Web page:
Procedural generation has been a boon to the indie development scene for a long time, and one that’s been especially popular of late, allowing the creation of vast swathes of content that would otherwise condemn a game to years of extra development time.
That said, it’s been almost exclusively limited to level design and asset creation, both of which can be funneled through an algorithm in such a way as to produce a playable space that follows a fairly strict set of rules, ensuring that it's fun and fresh each time.
Now Ed Key (Proteus) and Nicolai Troshinsky of Twisted Tree Games are attempting to use procedural generation for game storytelling. They want their game Forest of Sleep to an endless array of structured, interesting narratives that play out over the course of half an hour or so. They will do this by constructing an engine that can create randomized tales, by constraining details that could bog down stories, and by letting the story ultimately come together in an external processor--the player's mind.
Randomly generated folk tales
Forest of Sleep is an experimental storytelling game inspired by Russian fairytales. The player's interactions with characters and objects will lead to reactively-generated stories. Key and Troshinsky are hoping to create something with a strong sense of pacing and drama, even if it's ambiguous in detail.
“The plan with the story system is to use a lot of visual language in the sense of framing and cutting between images and the position of characters.” Key tells me. “Like a cinematic language, but one that’s characteristic of Eastern European animation. We want to delegate a lot of the process of telling the story to the player’s imagination, while creating something that is a well-structured story in a formulaic, screenwriting way.”
He points me towards an animated short called Fox and Rabbit. It's a work by the great Russian animator Yuri Norstein, whose flat cut-out style and fascination with folktales are clear touchstones for Forest of Sleep.
Animated short Fox and Rabbit
Fox and Rabbit has some limited narration, but as Key suggests, it primarily gets its story across with images, animation and juxtaposition. Without words, a lot of the narrative takes shape in the minds of the audience. Forest of Sleep,will take a similar tack, with little or no spoken or text narration. Players will be free to infer and imagine connections, conversations and ideas.
"Rather than crafting a linear narrative that the player goes through, the game creates a narrative playspace, a co-creation between the systems of the game and the imagination of the player."
On their website, Key and Troshinsky describe the broad outlines of a play session: "You guide a group of three children through a forest, traveling between kingdoms and landmarks, helping strange people with peculiar requests, and sitting down to sing around a campfire in the dark woods."
The two developers believe that Russian folklore is the perfect backdrop for their narrative experiment. These tales are filled with odd non-sequiturs, "absurd fairytale logic" and magical goings on. That style and tone is well-suited to the quirkiness inherent in a procedurally generated story.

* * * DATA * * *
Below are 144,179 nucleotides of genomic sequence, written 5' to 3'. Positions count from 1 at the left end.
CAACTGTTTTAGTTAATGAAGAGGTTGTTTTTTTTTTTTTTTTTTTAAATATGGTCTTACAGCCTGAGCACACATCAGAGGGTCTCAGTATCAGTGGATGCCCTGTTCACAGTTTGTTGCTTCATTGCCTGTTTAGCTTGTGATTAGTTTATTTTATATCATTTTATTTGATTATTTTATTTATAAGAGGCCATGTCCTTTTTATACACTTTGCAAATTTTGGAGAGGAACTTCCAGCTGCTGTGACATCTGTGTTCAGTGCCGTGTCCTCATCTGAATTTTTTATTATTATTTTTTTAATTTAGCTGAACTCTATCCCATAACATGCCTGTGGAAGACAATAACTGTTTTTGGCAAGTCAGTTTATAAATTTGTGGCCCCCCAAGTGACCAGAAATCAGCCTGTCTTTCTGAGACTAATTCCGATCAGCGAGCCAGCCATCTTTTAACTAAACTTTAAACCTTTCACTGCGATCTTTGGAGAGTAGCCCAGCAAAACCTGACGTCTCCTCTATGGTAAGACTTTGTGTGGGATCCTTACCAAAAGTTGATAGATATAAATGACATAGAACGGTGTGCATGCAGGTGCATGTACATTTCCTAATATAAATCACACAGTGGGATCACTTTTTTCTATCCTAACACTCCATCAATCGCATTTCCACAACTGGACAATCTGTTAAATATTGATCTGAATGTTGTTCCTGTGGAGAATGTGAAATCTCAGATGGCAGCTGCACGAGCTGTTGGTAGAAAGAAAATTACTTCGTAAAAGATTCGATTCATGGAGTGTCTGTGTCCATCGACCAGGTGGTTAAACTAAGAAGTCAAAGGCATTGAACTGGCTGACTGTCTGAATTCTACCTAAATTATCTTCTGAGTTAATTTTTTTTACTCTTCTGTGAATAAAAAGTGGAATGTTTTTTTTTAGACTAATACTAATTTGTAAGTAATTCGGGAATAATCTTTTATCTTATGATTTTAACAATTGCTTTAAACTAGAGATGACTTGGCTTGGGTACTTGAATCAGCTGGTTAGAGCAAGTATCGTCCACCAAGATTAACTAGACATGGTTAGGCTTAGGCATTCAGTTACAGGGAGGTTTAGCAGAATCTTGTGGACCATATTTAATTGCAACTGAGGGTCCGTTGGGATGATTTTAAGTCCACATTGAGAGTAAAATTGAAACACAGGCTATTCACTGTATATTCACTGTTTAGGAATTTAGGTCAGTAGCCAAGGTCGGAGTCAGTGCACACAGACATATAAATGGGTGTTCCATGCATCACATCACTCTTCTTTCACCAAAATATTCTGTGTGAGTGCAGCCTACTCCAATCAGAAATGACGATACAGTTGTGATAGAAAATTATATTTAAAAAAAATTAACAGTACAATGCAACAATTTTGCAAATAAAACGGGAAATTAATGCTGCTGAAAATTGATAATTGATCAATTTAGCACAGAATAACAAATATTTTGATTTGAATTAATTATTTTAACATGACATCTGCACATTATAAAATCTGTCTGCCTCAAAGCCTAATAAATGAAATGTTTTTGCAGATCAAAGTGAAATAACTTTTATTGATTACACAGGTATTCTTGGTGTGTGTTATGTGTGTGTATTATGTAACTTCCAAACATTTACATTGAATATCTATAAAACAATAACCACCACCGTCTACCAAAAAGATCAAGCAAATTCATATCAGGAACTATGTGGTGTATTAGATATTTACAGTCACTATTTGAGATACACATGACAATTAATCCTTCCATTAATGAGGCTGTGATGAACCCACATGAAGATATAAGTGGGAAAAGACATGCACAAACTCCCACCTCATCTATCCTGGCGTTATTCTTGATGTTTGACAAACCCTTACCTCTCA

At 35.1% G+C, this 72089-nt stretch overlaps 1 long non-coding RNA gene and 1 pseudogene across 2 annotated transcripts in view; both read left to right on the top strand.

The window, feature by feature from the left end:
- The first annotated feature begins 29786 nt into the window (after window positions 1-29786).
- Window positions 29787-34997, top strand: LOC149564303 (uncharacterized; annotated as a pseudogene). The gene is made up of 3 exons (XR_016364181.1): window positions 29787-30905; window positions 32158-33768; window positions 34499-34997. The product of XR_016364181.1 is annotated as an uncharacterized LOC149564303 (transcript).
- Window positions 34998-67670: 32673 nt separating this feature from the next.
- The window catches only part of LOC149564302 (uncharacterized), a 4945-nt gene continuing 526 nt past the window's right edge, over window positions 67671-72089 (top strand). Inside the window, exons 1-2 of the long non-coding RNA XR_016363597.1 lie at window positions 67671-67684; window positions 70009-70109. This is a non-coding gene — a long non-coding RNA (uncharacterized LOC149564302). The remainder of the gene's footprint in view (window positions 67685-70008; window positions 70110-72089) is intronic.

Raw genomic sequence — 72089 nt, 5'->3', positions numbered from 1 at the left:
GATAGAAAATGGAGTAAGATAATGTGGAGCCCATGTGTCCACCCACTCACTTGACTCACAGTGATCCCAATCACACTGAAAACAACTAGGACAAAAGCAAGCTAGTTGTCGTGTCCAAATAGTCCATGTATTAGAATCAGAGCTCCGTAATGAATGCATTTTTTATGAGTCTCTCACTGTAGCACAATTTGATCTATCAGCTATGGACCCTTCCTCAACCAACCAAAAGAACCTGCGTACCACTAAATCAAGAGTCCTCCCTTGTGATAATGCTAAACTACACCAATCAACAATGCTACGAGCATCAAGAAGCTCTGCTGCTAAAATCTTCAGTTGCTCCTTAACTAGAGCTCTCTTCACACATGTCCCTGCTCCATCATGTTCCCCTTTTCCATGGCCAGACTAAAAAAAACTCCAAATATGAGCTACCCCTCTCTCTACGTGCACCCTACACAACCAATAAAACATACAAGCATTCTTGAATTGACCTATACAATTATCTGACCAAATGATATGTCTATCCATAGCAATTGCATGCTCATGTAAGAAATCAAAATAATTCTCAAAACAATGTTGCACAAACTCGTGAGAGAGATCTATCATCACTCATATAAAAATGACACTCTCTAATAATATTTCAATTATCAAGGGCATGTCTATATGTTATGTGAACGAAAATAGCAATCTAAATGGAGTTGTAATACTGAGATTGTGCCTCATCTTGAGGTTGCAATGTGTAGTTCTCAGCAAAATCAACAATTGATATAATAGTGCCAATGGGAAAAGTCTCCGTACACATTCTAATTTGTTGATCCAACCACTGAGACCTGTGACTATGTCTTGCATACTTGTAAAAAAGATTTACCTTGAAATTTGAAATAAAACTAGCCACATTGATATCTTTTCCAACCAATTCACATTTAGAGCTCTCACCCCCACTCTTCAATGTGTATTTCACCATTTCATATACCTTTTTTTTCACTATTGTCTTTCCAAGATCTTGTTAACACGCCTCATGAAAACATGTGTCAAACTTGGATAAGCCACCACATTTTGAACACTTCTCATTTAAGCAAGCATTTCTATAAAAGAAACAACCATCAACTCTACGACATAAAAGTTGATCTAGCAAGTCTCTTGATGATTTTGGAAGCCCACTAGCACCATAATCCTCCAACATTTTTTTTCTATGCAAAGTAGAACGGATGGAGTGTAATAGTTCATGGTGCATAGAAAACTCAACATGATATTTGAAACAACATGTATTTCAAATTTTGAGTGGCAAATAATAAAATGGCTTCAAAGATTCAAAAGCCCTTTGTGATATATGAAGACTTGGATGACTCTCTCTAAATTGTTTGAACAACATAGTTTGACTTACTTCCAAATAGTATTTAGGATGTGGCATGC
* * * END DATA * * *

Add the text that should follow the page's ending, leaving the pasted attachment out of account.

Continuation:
“There’s a balance.” Key tells me. “How often can it be weird and random without impacting the story?”
The answer draws inspiration from the likes of 80 Days and The Walking Dead, in the form of marking objects and characters for the game to bring back at a later point. The developers say that this this is more about creating a rhythm to the journeys and steering you through the possibility space of the story than creating urgent do-or-die moments.
“Even if something happens and it’s gone forever, if you mention it later on you reinforce that the game knows that it happened to the player," says Key. "Once [the engine] has linked two entities together in its database, those should continue to be associated in some way, at least more than once. If you haven’t seen them for a long time, it should visually or musically recall them to reinforce that association.”
And in doing so, hopefully make the player feel that it was intended, or at the very least not entirely superfluous.
Building the story engine
Forest of Sleep is still in the early stages of development. Much of what they’ve done so far has been focused on getting individual systems working that they will then be able to slot into the story-generating engine. But as each piece is put in working order, Key says he's getting a better picture of how the story engine will need to work.
Conceptualizing the game has meant taking the component parts of a story and inserting them into the player’s experience in a way that is both convincing and surprising. To achieve this Key and Troshinsky have needed to deconstruct how a story works to a minute degree. To hear him talk about it is to hear narrative being rendered into something more akin to code.
“The individual parts are kind of crafted templates that can take entities that have certain prerequisites,” Key explains. “Such as having an item you don’t own, or someone you haven’t met before. The idea is that [the engine] has a lot of those to choose from, and the story system is working along this timeline, and as it moves towards an apex or twist, that becomes more flexible as the player might do something to stretch it out.’
‘The interesting thing about it is how storytelling in this instance is a co-creation between the systems of the game and the imagination of the player, and what they’re inferring, along with what they choose to do with what the game presents them with. It’s a narrative playspace, rather than a linear narrative that the player goes through.”
If successful, Key and Troshinsky will be taking procedural generation in an interesting new direction, and could very well be a first step towards the tantalizing possibility of an infinite and satisfying story engine.